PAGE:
Boston Public Library is the first free to all library in USA. It was established in 1848 and this present building was completed in 1895.
Famous Boston architect Charles Follen McKim designed it.
McKim called the Library built in the Renaissance Revival style a “palace for the people” when it opened in 1895.
At the entrance on either sides are two statues representing art( right) and science ( left).
It is built from pale pink granite, with perfect classical proportions.
The vaulted ceiling has name of 30 prominent Bostonians.
The staircase hall is formed of yellow Siena marble
On either side of the staircase are the two lions that memorialize two Massachusetts volunteer infantries in the Civil War: the Second and the Twentieth.
On the second floor all around are murals by French painter Pierre Puvis de Chavannes, one of the greatest muralists of the 19th century. This was the only work he did outside France and Puvis never saw the work installed. “He painted his library panels on Belgian linen in Paris and shipped them to Boston for installation in 1895-96 using the marouflage technique, binding the canvases to their plaster niches with a paste of lead white and linseed oil. With their harmonious palette, which the artist chose from referencing a sample of the staircase’s Siena marble, the paintings integrate seamlessly into their architectural surround.”
On the left of the staircase we have Philosophy with 2 figures shown in conversation, reading a bound codex.
Center is Astronomy with the Chaldean Shepherds, regarding the stars.
At far right History is represented in a red robe calling the spirits of the past from Caves below
The three panels on the right panels depict the 3 poetries. On the left side is Pastoral Poetry with Virgil.
At the center is Dramatic Poetry with Aeschylus in the foreground, backed by sea nymphs, the Oceanides.
On the right is Epic Poetry with Homer crowned by the Iliad and Odessey
Chemistry on left of the hall has a fairy wave her wand over elements undergoing ‘mysterious change’ watched closely by crouching spirits
Physics mural has modern technology with Telegraph wire bearing what painter Puvis de Chavannes called “The wondrous agency of Electricity”
Two figures r shown traveling across the wires representing communication
The one above has good news, below bad news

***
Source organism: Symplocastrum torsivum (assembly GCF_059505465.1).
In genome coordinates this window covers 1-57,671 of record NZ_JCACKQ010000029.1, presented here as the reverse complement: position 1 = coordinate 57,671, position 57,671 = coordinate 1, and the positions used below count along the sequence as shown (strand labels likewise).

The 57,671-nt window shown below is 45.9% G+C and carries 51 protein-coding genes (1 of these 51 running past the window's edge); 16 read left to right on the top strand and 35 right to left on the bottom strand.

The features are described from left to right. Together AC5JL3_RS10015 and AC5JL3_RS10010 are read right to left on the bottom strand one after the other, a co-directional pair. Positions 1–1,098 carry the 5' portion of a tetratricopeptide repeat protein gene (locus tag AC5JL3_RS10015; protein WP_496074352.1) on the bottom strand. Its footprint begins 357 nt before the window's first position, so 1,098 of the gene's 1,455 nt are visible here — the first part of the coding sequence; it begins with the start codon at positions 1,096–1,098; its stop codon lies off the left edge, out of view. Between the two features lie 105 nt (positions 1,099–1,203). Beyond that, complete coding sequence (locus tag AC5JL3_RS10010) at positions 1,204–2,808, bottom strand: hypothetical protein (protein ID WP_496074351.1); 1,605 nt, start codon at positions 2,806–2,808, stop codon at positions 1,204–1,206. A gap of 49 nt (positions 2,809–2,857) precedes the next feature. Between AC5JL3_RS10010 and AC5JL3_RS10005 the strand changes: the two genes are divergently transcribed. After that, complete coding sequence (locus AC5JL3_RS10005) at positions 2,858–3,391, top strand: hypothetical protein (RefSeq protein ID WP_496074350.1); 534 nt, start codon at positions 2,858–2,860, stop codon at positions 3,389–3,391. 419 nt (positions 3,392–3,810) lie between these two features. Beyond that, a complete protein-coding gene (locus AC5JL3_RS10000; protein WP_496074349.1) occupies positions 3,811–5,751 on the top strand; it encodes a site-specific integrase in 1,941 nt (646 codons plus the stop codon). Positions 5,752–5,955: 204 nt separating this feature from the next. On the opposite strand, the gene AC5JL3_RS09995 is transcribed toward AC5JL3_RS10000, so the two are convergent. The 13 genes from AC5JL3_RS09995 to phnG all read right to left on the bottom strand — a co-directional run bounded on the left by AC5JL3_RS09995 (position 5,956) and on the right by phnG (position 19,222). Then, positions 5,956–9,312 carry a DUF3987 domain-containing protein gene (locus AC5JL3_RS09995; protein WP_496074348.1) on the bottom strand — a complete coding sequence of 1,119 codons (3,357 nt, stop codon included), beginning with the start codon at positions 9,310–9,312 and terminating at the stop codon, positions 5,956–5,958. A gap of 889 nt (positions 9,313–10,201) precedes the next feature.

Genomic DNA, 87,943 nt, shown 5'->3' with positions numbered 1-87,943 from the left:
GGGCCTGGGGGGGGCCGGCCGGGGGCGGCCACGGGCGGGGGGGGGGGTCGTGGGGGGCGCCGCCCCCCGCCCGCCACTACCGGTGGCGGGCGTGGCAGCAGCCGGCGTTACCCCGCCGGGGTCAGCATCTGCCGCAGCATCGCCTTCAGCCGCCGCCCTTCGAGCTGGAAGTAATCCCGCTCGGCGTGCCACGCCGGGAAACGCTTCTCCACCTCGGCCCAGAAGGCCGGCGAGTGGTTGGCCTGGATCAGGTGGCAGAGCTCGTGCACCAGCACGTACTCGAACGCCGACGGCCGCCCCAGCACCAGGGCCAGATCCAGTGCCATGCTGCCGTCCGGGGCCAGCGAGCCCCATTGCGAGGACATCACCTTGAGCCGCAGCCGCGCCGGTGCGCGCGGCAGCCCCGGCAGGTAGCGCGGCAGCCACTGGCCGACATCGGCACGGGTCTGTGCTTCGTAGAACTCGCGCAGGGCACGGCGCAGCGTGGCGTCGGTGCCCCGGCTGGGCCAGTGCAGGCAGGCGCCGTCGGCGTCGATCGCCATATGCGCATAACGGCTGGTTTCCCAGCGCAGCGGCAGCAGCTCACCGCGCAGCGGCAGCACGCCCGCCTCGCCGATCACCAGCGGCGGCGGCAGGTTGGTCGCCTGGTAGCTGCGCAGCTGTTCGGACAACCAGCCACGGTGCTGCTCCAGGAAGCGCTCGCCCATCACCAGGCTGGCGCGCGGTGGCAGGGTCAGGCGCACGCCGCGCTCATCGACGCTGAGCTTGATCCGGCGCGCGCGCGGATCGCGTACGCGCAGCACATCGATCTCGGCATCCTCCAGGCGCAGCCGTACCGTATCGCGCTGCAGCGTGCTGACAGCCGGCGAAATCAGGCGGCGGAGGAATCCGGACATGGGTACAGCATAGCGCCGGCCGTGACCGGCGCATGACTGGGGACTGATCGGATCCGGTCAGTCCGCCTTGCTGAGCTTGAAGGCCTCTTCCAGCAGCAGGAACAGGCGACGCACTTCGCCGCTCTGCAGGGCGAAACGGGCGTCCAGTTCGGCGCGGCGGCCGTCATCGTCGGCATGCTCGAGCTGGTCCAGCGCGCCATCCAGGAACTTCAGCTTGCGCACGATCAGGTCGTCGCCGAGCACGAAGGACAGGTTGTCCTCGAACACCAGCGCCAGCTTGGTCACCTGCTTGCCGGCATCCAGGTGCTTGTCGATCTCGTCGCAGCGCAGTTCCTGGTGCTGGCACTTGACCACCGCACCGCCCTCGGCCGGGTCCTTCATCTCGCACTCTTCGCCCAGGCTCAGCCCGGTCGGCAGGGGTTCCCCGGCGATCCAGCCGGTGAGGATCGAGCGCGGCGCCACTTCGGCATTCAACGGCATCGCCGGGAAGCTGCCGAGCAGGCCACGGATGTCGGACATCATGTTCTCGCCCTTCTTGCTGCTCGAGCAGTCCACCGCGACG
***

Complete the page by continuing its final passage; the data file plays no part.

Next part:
The long panel in front of Bates hall isThe Muses of Inspiration Hail the spirit, the messenger of light.
The 9 muses in white dress against a pastoral background of field& sea welcome the Spirit of Enlightenment represented by a small figure on top of hall door
the Abbey room or holding room ( waiting room for delivery of books) with the Quest and achievement of the Holy Grail painted by Edwin Austin Abbey installed 1895-1902
The highlight of the library is the John Singer Sargent murals. The great American painter considered them his most important work, created over a period of 30 years. Titled “The Triumph of Religion” and painted in the style of Italian Renaissance frescos, the murals depict the development of world religions and are very different from his society portraits that you’ll see in the Museum of Fine Arts.
Frieze of Prophets
Visible in this eastern portion of the Pagan Gods arch is Astarte, the goddess of sensuality enrobed in swaths of light blue and adorned with jewels rendered in glass and metal relief.
Dogma of the Redemption; Trinity and Crucifix, Frieze of Angels
This panel was left incomplete.
“Following the 1919 installation of images of Synagogue and Church on the hall’s east wall, a controversy erupted around the depiction of Synagogue, with legions calling the panel defamatory to Judaism and demanding its removal. Sargent insisted that he had no intention for the painting to carry this message, but nevertheless found his project enveloped by a public storm. He never completed the final, central panel along the east wall, intended to illustrate the Sermon on the Mount, before he passed away in 1925; the panel remains blank to this day.”
The Reading Room
This figure of the girl and the Swan was outside what used to be the Children ‘s Room
“Charles Follen McKim designed the Central Library’s courtyard after that of the Palazzo della Cancelleria in Rome. Its covered arcade surrounds an open plaza skirted by white marble and low greenery, at the center of which lies a pool and fountain.
The keynote of the courtyard is arguably the bronze statue of Bacchante and Infant Faun by Frederick MacMonnies, gifted to the library by McKim himself. When she was unveiled in 1896, Bacchante caused a frenzy among Bostonians, who were outraged by her apparent embrace of drinking (she clasps a symbolic bunch of grapes in her outstretched hand), debauchery (as a nude, dancing figure), and worst of all, her subjecting the infant held in her left arm to this behavior. The community clamored for her removal, and in 1897, McKim transferred his gift to the Metropolitan Museum of Art in New York.
Nearly a century later, the city commissioned a cast of the Boston Museum of Fine Art’s copy of the original Bacchante, returning her to her original location as part of the McKim building restoration project in the 1990s.”